North Glendale Community Plan (2011)
Since publishing the 1998 update to the Circulation Element, the city has been completing updates to the General Plan by geographic region. The North Glendale Plan incorporated a Complete Streets approach and supports a pedestrian-friendly North Glendale through its goals of providing an alternative to automotive transportation by designing healthy, attractive, safe streets for people using all modes.
South Glendale Community Plan and Tropico Center Plan (Draft)
The South Glendale Plan is in progress. The plan aims to accommodate all people using Glendale’s roadways, improving safety, public health, and quality of life. Increasing pedestrian safety is of primary importance, with support to expand Safe Routes to School programs to all schools in South Glendale. The Tropico Center Plan is a neighborhood-focused study outlining design guidelines, zoning designations, and parking standards for the Tropico neighborhood surrounding the Glendale Transportation Center.
Downtown Specific Plan (2006)
The Downtown Specific Plan is a set of policies, incentives, and requirements that establish the desired physical vision for Downtown Glendale. The plan seeks to strengthen downtown Glendale’s pedestrian, bicycle, and transit-oriented characteristics while ensuring vehicular access to downtown destinations.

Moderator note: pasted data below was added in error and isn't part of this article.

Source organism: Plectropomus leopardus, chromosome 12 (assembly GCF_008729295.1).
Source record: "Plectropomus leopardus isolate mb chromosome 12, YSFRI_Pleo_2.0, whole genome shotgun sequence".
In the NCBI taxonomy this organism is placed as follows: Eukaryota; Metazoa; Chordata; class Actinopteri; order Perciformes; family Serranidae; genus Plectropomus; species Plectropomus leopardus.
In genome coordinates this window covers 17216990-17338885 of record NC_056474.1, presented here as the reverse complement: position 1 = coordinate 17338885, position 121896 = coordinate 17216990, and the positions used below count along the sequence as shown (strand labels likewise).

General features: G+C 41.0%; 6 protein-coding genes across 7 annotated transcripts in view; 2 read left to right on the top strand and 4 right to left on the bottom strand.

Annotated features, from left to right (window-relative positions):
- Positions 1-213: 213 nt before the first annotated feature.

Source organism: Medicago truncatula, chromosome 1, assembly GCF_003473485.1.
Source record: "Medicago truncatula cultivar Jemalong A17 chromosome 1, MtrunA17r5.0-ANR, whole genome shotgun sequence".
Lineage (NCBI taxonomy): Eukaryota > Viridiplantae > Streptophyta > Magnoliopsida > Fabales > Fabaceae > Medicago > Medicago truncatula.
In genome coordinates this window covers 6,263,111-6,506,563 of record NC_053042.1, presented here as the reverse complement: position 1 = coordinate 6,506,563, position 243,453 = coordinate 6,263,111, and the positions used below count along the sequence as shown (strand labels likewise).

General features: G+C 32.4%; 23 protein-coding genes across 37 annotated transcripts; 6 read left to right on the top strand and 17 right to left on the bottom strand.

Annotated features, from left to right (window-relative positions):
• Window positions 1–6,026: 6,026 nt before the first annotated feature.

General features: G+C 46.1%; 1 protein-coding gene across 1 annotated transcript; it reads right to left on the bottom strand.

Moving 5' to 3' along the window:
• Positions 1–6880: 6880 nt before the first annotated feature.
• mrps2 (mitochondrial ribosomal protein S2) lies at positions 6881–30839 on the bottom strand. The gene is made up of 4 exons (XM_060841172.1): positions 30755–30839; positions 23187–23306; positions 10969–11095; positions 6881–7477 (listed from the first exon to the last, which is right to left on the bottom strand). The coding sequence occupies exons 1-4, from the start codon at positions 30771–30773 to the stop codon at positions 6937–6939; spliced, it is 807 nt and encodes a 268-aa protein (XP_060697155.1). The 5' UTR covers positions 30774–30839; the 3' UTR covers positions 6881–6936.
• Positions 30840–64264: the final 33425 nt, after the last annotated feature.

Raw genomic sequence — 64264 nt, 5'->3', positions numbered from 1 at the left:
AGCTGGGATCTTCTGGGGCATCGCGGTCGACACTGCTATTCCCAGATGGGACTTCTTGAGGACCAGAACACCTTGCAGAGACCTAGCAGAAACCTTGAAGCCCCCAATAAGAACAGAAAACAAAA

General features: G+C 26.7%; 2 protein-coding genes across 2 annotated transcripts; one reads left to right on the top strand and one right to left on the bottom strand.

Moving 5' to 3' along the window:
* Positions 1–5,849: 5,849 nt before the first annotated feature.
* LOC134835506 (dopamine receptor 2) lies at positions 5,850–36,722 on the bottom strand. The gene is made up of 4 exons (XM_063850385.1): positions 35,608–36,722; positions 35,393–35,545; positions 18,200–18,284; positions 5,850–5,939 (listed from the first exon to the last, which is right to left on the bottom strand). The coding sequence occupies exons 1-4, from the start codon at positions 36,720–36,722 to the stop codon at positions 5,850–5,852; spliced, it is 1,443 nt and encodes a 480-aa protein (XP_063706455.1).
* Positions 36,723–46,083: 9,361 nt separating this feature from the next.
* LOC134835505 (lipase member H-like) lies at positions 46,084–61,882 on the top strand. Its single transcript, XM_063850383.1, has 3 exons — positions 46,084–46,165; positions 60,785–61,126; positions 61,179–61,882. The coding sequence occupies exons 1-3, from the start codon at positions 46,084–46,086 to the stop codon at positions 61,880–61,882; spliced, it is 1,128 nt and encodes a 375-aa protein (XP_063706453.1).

Compass Blueprint Strategic Plan (2003)
The Compass Blueprint is a set of eight strategies from the Southern California Association of Governments’ (SCAG) Regional Comprehensive Plan to improve livability and sustainability in Glendale.
Greener Glendale Plan (2012)
The Greener Glendale Plan sets the city’s environmental policy direction, including conservation efforts within city government and ways the city can help the community improve livability and conservation.
Bicycle and Pedestrian Report (2013)
The 2013 Bicycle and Pedestrian Report measured bicycle and pedestrian volumes, evaluated collision locations, and provided recommendations to improve safety for all people using Glendale’s roadways.
Glendale Safe Routes to School Program (Ongoing)
Education, encouragement, and infrastructure improvement efforts are in progress to improve safe access to Glendale Unified School District (GUSD) schools by bike or on foot.
Space 134 Community Outreach (Ongoing)
Space 134 is a concept study for a “freeway cap” park over SR-134/Ventura Freeway between Central and Glendale Avenues and part of a larger Glendale SCAG project. The park would create public open space and pedestrian- and bike-friendly trails and connections in the core of the city.